Avoiding overfitting and ensuring model robustness is crucial for effective sports applications. You can prevent this occurrence by splitting training data into multiple subsets for cross-validation and reducing the set of features considered by the model, selecting only the most relevant attributes. This will make the model more flexible.

Resistance to change

Some athletes and coaches can be reluctant for artificial intelligence to make decisions affecting their jobs and careers. At the same time, executives may not be willing to take investment risks for AI deployment.
Adopt an effective communication strategy to promote innovation and digital literacy while educating sports professionals on the benefits of AI for the industry. As for top management buy-in, consider a progressive AI implementation, starting with reasonable investments in small-scale use cases to achieve quick results and entice stakeholders.


Sports analytics and data trading for betting purposes can offer immense financial benefits to clubs and broadcasters. For instance, the NCAA signed a 10-year contract with a UK IT company to collect and sell sports data to media corporations. However, this clashes with various attempts to legislate on sports data, especially in sensitive matters such as healthcare data security for athletes. In this regard, the GDPR defines requirements for collecting, storing, and processing personal information.
Make sure your AI solution is built and used in compliance with major data management standards and regulations applicable to the sports industry. For example, the GDPR established the data minimization principle, which limits the use of data based on relevance and necessity. Also, Article 22 prohibits making decisions based solely on automated processing if they have significant effects on a person, including an athlete's career. In addition, you should protect your software, related IoT sensors, and data assets with a variety of cybersecurity features (data encryption, IoT device authentication, security information and event management, etc.) to prevent breaches and leaks.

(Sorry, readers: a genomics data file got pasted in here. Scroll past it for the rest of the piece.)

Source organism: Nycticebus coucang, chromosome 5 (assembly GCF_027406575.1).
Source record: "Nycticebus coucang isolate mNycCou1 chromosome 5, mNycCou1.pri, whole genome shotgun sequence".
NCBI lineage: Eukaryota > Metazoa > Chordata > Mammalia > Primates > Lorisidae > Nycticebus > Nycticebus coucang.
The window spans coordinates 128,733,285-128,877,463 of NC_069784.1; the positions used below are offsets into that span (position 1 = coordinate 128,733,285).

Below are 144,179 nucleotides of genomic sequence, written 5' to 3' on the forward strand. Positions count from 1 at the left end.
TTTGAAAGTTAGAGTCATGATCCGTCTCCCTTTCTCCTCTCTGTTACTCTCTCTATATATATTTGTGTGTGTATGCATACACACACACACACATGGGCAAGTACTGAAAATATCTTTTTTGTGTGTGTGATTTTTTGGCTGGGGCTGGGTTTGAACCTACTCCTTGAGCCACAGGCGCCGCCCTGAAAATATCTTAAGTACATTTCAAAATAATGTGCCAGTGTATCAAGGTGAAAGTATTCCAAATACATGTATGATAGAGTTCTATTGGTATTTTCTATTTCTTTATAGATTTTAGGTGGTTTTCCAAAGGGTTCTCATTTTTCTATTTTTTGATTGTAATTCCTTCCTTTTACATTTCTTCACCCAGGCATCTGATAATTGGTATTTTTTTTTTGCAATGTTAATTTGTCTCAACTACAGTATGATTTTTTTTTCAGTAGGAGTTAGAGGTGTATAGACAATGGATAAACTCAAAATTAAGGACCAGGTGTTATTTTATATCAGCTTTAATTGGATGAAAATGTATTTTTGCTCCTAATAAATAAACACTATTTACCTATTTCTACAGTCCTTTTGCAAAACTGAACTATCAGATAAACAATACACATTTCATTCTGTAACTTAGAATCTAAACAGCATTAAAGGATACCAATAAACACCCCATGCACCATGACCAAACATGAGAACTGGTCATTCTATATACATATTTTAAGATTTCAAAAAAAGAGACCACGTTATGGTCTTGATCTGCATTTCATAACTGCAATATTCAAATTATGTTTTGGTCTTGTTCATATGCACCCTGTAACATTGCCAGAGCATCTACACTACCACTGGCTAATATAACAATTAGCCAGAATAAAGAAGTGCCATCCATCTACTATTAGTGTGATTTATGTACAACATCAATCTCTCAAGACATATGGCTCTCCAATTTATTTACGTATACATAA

Reinventing sports with AI

Reinventing sports with AI

Although technology and science have influenced sports since the beginning, in recent years AI and big data have boosted this trend. Today, algorithms play a key role in the entire sports life cycle, from athlete recruitment and training to performance analysis, from audience experience to media and management. On the other hand, AI’s data-driven nature can clash with increasingly strict legislation and require the deployment of complex, interconnected tech ecosystems to fuel real-time analyses. To streamline the adoption of sports-oriented AI solutions, consider relying on Itransition's expert guidance.

Reinventing sports with AI

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Does FIFA use artificial intelligence?

FIFA has implemented semi-automated offside technology (SAOT), which relies on AI-powered computer vision to track players and the ball. The system was also used during the 2022 World Cup.

When was AI introduced in sports?

Sports organizations actively started exploring the potential of AI, data science, and data analytics about two decades ago, also prompted by the famous "Moneyball" case study. However, the role of AI has become more prominent in recent years, fostered by growing access to data, increasing computing processing power, and the rise of machine learning.

Was AI technology used at the Olympics?

Deloitte highlighted how the 2020 Summer Olympic Games in Tokyo were characterized by the pervasive use of AI in a variety of embodiments, including robots, drones, wearable sensors, computer vision-powered cameras, and machine learning-based sports analytics. Artificial intelligence has even been used to create the theme song for the Olympics.